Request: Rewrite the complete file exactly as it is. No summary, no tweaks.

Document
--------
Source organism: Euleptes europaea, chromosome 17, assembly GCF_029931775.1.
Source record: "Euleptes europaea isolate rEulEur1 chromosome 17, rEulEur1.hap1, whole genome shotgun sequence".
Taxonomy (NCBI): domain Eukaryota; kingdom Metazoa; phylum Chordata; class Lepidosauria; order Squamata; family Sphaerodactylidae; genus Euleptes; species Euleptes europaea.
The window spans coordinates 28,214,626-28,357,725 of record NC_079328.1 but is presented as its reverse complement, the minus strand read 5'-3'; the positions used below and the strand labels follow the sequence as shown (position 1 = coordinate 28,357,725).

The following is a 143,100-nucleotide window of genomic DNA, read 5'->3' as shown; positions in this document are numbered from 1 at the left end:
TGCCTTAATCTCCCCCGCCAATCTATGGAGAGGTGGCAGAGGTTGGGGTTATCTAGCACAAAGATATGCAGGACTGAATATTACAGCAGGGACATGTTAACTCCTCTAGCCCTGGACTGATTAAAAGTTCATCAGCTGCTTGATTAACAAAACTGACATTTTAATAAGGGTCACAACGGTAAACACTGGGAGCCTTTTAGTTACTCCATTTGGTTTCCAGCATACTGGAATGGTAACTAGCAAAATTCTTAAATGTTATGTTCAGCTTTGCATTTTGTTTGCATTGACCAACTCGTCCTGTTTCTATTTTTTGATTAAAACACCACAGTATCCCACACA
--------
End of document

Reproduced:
Source organism: Euleptes europaea, chromosome 17, assembly GCF_029931775.1.
Source record: "Euleptes europaea isolate rEulEur1 chromosome 17, rEulEur1.hap1, whole genome shotgun sequence".
Taxonomy (NCBI): domain Eukaryota; kingdom Metazoa; phylum Chordata; class Lepidosauria; order Squamata; family Sphaerodactylidae; genus Euleptes; species Euleptes europaea.
The window spans coordinates 28,214,626-28,357,725 of record NC_079328.1 but is presented as its reverse complement, the minus strand read 5'-3'; the positions used below and the strand labels follow the sequence as shown (position 1 = coordinate 28,357,725).

The following is a 143,100-nucleotide window of genomic DNA, read 5'->3' as shown; positions in this document are numbered from 1 at the left end:
TGCCTTAATCTCCCCCGCCAATCTATGGAGAGGTGGCAGAGGTTGGGGTTATCTAGCACAAAGATATGCAGGACTGAATATTACAGCAGGGACATGTTAACTCCTCTAGCCCTGGACTGATTAAAAGTTCATCAGCTGCTTGATTAACAAAACTGACATTTTAATAAGGGTCACAACGGTAAACACTGGGAGCCTTTTAGTTACTCCATTTGGTTTCCAGCATACTGGAATGGTAACTAGCAAAATTCTTAAATGTTATGTTCAGCTTTGCATTTTGTTTGCATTGACCAACTCGTCCTGTTTCTATTTTTTGATTAAAACACCACAGTATCCCACACA